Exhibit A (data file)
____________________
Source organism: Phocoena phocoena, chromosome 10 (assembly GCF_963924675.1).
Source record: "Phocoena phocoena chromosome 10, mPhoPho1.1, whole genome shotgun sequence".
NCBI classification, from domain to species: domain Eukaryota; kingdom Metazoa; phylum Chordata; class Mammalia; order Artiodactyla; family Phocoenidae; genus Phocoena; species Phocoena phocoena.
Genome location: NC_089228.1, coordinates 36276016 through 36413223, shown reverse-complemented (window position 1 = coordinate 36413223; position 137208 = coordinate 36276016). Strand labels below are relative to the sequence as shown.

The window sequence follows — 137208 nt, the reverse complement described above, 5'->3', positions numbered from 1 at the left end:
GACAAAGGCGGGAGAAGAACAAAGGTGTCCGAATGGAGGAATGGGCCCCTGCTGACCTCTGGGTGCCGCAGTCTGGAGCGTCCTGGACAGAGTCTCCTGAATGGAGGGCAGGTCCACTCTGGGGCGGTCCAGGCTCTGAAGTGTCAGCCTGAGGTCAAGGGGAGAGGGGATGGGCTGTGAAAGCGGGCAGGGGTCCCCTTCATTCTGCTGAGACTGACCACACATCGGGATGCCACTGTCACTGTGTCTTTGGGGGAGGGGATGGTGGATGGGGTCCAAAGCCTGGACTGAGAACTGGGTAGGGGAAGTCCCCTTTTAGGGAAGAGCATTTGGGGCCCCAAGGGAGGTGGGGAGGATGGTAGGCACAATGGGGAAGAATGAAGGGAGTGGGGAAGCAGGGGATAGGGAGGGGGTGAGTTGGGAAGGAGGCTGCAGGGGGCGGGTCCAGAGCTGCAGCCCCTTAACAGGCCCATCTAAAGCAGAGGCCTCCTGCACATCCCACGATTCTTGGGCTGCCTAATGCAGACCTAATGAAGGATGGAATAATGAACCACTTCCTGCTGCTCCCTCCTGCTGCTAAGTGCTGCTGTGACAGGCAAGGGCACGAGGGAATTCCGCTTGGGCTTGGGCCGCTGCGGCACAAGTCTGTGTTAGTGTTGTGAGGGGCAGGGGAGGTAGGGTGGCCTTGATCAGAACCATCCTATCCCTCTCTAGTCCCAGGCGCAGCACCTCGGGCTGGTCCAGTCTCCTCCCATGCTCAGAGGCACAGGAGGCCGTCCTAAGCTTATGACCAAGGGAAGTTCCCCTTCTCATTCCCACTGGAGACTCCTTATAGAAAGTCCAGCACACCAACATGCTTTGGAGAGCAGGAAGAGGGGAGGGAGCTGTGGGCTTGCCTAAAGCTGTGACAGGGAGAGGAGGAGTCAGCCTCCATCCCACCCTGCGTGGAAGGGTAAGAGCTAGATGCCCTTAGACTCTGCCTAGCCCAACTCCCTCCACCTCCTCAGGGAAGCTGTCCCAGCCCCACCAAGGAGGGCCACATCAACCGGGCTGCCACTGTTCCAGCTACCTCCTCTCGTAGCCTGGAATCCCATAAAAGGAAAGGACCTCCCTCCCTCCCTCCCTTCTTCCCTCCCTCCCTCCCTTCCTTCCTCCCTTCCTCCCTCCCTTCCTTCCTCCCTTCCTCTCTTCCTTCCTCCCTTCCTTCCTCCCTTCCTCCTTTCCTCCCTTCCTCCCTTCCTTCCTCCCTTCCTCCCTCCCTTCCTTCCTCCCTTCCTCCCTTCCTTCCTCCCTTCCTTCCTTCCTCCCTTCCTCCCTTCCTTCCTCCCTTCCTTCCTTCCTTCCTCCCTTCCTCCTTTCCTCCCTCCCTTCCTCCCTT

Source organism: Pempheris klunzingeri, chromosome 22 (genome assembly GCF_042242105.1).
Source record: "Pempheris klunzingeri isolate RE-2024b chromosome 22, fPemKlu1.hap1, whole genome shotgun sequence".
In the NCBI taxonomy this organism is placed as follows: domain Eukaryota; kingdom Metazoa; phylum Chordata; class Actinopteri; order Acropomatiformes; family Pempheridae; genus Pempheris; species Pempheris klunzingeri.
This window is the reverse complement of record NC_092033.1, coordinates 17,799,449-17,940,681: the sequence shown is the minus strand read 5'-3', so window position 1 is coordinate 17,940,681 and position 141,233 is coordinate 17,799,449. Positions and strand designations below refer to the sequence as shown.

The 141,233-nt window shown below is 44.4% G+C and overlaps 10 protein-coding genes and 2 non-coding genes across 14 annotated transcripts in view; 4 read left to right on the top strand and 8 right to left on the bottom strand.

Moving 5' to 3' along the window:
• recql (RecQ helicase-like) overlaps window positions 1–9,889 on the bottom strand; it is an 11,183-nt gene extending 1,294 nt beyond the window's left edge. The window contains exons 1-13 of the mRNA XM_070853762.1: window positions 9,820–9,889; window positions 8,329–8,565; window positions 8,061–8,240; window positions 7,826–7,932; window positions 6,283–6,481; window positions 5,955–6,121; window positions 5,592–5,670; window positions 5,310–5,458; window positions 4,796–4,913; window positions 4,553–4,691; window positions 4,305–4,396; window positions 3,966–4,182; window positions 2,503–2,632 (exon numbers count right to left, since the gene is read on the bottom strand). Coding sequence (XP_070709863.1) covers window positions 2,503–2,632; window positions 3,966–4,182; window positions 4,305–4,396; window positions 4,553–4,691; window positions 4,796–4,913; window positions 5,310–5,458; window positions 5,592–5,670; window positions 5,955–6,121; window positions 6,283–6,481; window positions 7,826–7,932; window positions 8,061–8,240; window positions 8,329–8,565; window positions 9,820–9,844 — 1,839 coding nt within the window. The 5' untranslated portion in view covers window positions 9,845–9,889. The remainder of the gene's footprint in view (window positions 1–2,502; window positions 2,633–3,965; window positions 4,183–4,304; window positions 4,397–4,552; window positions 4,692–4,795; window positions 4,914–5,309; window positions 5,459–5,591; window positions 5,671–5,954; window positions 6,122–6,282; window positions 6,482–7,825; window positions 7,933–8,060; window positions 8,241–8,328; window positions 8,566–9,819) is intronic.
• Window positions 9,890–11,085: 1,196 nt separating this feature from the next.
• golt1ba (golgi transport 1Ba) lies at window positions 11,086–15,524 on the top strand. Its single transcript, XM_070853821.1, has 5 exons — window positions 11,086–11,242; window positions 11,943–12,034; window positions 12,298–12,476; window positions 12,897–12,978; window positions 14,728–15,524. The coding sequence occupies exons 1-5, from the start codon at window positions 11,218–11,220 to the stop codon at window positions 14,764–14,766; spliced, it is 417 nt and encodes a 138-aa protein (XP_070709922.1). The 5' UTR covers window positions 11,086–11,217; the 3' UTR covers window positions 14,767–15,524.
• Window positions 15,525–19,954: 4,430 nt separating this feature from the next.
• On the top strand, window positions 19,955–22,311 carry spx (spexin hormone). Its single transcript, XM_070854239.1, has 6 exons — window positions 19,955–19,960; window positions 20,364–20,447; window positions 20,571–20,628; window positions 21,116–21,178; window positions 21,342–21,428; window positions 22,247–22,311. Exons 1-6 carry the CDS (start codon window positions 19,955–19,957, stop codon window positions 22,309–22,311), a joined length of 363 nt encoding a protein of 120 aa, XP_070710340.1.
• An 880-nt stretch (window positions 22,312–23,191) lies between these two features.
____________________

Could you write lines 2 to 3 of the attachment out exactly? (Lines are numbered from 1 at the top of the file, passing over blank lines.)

Source record: "Phocoena phocoena chromosome 10, mPhoPho1.1, whole genome shotgun sequence".
NCBI classification, from domain to species: domain Eukaryota; kingdom Metazoa; phylum Chordata; class Mammalia; order Artiodactyla; family Phocoenidae; genus Phocoena; species Phocoena phocoena.